Most months cost my Middle Class Guy’s family about ten grand per month these days. August and September of 2017 are proving to be especially costly and will likely exceed that amount.
Do we make a budget and stick to it? Honestly, No. Do we do our best to pay for things as they come up? Honestly, Yes. With a daughter that recently started high school and made the varsity poms squad that won its first competition and was invited to nationals, who are we as a hard-working middle class family to deny her the opportunity to travel to Orlando in February for this competition?
That after her traveling there this coming December for a week-long tour of the Sunshine State with her school marching band, which she is also a part of. That particular trip goes to the tune of $1,650, of which we have only paid only $500 so far, via two $250 payments. I have to pay off the balance within the next six weeks, by October 15th.
My wife and son will be going to watch her march down Main Street U.S.A. and stay at Disney World for three days during the week between Christmas and New Years, and have purchased round-trip air fare and will be staying at the Pop Century Resort for four nights. That trip will be costing us a few grand, which would not fit into any budget that I would create.
The poms squad has not yet obtained a cost for their trip, but a deposit for those going is due next week.
What does any of this have to do with $4,250? I’m getting to that…
The point is that my family typically spends two to three times that amount every month including all of our bills, taxes and private college tuition for our son.
That is why it pains me to part with this $4,250 in cash.
I am not sure exactly what prompted me in early 2015 to accumulate a small hoard of cash. I suppose that I thought it would come in handy someday.
Perhaps I would offer $8,000 in cash to a hard-up used car dealer for a car that he was asking $10,000 for. Perhaps I would bring it on a luxury vacation for ten days and pay for everything with cash, without our bank or credit card tallying each purchase. Perhaps I would hire a wedding photographer or band for a child’s wedding with the cash. Perhaps I would purchase gold coins to stick somewhere and forget about them until they are worth $5,000 each.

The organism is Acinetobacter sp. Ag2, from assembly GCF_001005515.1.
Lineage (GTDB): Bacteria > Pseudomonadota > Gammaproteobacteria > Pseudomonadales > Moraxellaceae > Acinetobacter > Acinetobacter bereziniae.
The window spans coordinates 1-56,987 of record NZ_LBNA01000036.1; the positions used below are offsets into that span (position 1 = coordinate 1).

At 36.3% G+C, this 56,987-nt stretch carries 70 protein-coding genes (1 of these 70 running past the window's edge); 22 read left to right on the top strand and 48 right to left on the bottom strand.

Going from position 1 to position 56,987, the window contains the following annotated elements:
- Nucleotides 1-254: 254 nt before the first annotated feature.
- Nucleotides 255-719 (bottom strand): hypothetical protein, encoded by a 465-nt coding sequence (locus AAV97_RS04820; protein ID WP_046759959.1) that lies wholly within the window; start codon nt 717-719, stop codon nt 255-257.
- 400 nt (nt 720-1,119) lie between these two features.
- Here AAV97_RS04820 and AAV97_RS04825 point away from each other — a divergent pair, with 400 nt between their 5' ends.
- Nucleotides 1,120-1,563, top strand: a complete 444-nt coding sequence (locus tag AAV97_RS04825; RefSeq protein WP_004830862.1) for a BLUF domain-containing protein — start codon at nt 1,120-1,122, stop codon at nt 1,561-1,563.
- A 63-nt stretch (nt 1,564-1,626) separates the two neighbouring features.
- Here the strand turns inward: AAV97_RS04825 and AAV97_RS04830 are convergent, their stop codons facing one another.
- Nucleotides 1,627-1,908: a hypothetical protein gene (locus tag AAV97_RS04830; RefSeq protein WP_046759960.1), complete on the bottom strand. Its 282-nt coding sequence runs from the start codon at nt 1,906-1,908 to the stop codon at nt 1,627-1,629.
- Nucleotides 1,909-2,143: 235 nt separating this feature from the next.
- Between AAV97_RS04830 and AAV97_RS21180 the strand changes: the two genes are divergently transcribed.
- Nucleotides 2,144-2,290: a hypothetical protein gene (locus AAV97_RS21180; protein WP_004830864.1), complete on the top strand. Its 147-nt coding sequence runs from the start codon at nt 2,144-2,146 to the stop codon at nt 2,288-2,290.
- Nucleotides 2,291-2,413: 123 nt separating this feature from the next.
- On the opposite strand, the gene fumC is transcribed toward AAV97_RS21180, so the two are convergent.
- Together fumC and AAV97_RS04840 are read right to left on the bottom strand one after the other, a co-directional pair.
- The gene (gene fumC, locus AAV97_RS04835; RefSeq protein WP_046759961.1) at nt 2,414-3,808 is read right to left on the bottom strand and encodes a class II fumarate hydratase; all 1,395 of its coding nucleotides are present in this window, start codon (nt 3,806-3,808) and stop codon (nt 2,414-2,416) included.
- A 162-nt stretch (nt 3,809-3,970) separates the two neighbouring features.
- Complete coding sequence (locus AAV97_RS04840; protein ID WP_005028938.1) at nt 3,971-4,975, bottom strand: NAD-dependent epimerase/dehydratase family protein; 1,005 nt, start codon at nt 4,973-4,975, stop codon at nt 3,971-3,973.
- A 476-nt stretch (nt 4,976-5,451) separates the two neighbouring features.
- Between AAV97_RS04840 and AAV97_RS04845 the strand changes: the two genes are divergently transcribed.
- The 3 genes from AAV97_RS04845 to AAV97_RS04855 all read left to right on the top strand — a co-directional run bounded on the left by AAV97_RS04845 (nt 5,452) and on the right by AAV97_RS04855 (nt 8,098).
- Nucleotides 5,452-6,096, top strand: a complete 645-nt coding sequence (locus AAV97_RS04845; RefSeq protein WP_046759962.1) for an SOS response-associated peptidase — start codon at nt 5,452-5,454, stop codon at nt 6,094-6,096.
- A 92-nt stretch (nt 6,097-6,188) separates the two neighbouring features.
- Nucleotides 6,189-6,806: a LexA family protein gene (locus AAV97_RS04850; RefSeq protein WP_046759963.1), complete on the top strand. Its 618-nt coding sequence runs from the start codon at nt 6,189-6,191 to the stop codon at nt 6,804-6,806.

Perhaps it was some combination of all of the above. Whatever the reasoning was, I thought it a good idea to collect $10,000 in cash, which I thought and still think would prove handy someday as a rainy day fund.
How I Saved It
Being a Middle Class Guy with a middle class government job where I am paid by direct deposit on alternate Fridays and an occasional seller of eBooks, which pays me by direct deposit to our checking account via Amazon, and with a wife who works part-time during the school year and is also paid via direct deposit, I do not have opportunities to get paid in cold, hard cash.
How I saved the $4,250 was a simple method of withdrawing an extra fifty here and an extra hundred there with a teller at our bank on paydays throughout a period of about two and a half years. I would withdraw, say, $300 on a Friday and ask for it in fifties, using $100 over the weekend and putting $200 in the envelope.
I dutifully tallied the running amount in the envelope, building the amount a few hundred at a time.